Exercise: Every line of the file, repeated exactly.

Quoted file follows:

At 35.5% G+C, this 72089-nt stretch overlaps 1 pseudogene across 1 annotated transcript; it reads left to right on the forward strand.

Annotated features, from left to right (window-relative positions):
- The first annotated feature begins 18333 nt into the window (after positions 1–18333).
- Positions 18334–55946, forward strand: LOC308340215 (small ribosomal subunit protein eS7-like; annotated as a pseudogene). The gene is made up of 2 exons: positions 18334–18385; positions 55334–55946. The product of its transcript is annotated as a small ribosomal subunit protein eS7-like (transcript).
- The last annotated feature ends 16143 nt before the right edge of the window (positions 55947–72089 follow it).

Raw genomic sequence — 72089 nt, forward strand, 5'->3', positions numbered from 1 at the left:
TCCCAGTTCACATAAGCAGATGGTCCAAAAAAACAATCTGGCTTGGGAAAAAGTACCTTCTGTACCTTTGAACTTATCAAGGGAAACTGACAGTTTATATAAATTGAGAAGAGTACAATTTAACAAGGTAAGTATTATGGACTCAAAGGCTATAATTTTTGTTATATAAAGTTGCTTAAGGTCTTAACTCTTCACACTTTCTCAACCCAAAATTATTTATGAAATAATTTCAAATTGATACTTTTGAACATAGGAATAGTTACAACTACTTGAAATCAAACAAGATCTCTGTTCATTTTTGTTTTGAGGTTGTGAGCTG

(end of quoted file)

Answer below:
At 35.5% G+C, this 72089-nt stretch overlaps 1 pseudogene across 1 annotated transcript; it reads left to right on the forward strand.

Annotated features, from left to right (window-relative positions):
- The first annotated feature begins 18333 nt into the window (after positions 1–18333).
- Positions 18334–55946, forward strand: LOC308340215 (small ribosomal subunit protein eS7-like; annotated as a pseudogene). The gene is made up of 2 exons: positions 18334–18385; positions 55334–55946. The product of its transcript is annotated as a small ribosomal subunit protein eS7-like (transcript).
- The last annotated feature ends 16143 nt before the right edge of the window (positions 55947–72089 follow it).

Raw genomic sequence — 72089 nt, forward strand, 5'->3', positions numbered from 1 at the left:
TCCCAGTTCACATAAGCAGATGGTCCAAAAAAACAATCTGGCTTGGGAAAAAGTACCTTCTGTACCTTTGAACTTATCAAGGGAAACTGACAGTTTATATAAATTGAGAAGAGTACAATTTAACAAGGTAAGTATTATGGACTCAAAGGCTATAATTTTTGTTATATAAAGTTGCTTAAGGTCTTAACTCTTCACACTTTCTCAACCCAAAATTATTTATGAAATAATTTCAAATTGATACTTTTGAACATAGGAATAGTTACAACTACTTGAAATCAAACAAGATCTCTGTTCATTTTTGTTTTGAGGTTGTGAGCTG